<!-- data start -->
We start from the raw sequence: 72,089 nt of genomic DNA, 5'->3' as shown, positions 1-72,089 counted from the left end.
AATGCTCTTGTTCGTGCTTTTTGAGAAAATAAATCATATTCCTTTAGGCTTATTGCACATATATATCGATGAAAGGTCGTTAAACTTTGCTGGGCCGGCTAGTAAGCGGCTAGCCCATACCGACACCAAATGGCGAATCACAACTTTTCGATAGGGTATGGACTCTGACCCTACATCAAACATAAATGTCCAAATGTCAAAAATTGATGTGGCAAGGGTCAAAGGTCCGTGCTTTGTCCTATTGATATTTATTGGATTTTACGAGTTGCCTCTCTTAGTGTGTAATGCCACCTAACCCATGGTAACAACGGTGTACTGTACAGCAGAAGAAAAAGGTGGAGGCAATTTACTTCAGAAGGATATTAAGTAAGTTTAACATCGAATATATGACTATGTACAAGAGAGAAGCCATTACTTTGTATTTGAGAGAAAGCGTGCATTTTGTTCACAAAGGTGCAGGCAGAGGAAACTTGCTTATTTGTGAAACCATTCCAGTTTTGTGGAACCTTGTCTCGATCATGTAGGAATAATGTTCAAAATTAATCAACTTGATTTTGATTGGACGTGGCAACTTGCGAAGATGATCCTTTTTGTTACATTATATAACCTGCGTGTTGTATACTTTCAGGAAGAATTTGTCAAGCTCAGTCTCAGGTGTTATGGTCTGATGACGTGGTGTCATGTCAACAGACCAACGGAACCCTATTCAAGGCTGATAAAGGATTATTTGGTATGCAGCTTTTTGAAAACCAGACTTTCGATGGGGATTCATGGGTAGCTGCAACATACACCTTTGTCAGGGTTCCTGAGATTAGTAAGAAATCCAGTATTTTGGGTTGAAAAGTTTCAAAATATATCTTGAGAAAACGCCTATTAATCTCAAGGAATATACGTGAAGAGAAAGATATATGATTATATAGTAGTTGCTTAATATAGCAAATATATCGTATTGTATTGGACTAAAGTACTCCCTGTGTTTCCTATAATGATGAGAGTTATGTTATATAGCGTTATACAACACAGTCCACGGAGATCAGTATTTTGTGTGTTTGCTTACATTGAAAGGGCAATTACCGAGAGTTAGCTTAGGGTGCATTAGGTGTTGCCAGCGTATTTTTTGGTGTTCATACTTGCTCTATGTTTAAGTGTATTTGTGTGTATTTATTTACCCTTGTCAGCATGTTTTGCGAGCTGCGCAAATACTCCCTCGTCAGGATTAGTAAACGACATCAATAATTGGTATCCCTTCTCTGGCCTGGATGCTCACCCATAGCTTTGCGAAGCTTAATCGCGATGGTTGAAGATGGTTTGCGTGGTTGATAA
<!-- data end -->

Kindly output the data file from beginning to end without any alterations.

We start from the raw sequence: 72,089 nt of genomic DNA, 5'->3' as shown, positions 1-72,089 counted from the left end.
AATGCTCTTGTTCGTGCTTTTTGAGAAAATAAATCATATTCCTTTAGGCTTATTGCACATATATATCGATGAAAGGTCGTTAAACTTTGCTGGGCCGGCTAGTAAGCGGCTAGCCCATACCGACACCAAATGGCGAATCACAACTTTTCGATAGGGTATGGACTCTGACCCTACATCAAACATAAATGTCCAAATGTCAAAAATTGATGTGGCAAGGGTCAAAGGTCCGTGCTTTGTCCTATTGATATTTATTGGATTTTACGAGTTGCCTCTCTTAGTGTGTAATGCCACCTAACCCATGGTAACAACGGTGTACTGTACAGCAGAAGAAAAAGGTGGAGGCAATTTACTTCAGAAGGATATTAAGTAAGTTTAACATCGAATATATGACTATGTACAAGAGAGAAGCCATTACTTTGTATTTGAGAGAAAGCGTGCATTTTGTTCACAAAGGTGCAGGCAGAGGAAACTTGCTTATTTGTGAAACCATTCCAGTTTTGTGGAACCTTGTCTCGATCATGTAGGAATAATGTTCAAAATTAATCAACTTGATTTTGATTGGACGTGGCAACTTGCGAAGATGATCCTTTTTGTTACATTATATAACCTGCGTGTTGTATACTTTCAGGAAGAATTTGTCAAGCTCAGTCTCAGGTGTTATGGTCTGATGACGTGGTGTCATGTCAACAGACCAACGGAACCCTATTCAAGGCTGATAAAGGATTATTTGGTATGCAGCTTTTTGAAAACCAGACTTTCGATGGGGATTCATGGGTAGCTGCAACATACACCTTTGTCAGGGTTCCTGAGATTAGTAAGAAATCCAGTATTTTGGGTTGAAAAGTTTCAAAATATATCTTGAGAAAACGCCTATTAATCTCAAGGAATATACGTGAAGAGAAAGATATATGATTATATAGTAGTTGCTTAATATAGCAAATATATCGTATTGTATTGGACTAAAGTACTCCCTGTGTTTCCTATAATGATGAGAGTTATGTTATATAGCGTTATACAACACAGTCCACGGAGATCAGTATTTTGTGTGTTTGCTTACATTGAAAGGGCAATTACCGAGAGTTAGCTTAGGGTGCATTAGGTGTTGCCAGCGTATTTTTTGGTGTTCATACTTGCTCTATGTTTAAGTGTATTTGTGTGTATTTATTTACCCTTGTCAGCATGTTTTGCGAGCTGCGCAAATACTCCCTCGTCAGGATTAGTAAACGACATCAATAATTGGTATCCCTTCTCTGGCCTGGATGCTCACCCATAGCTTTGCGAAGCTTAATCGCGATGGTTGAAGATGGTTTGCGTGGTTGATAA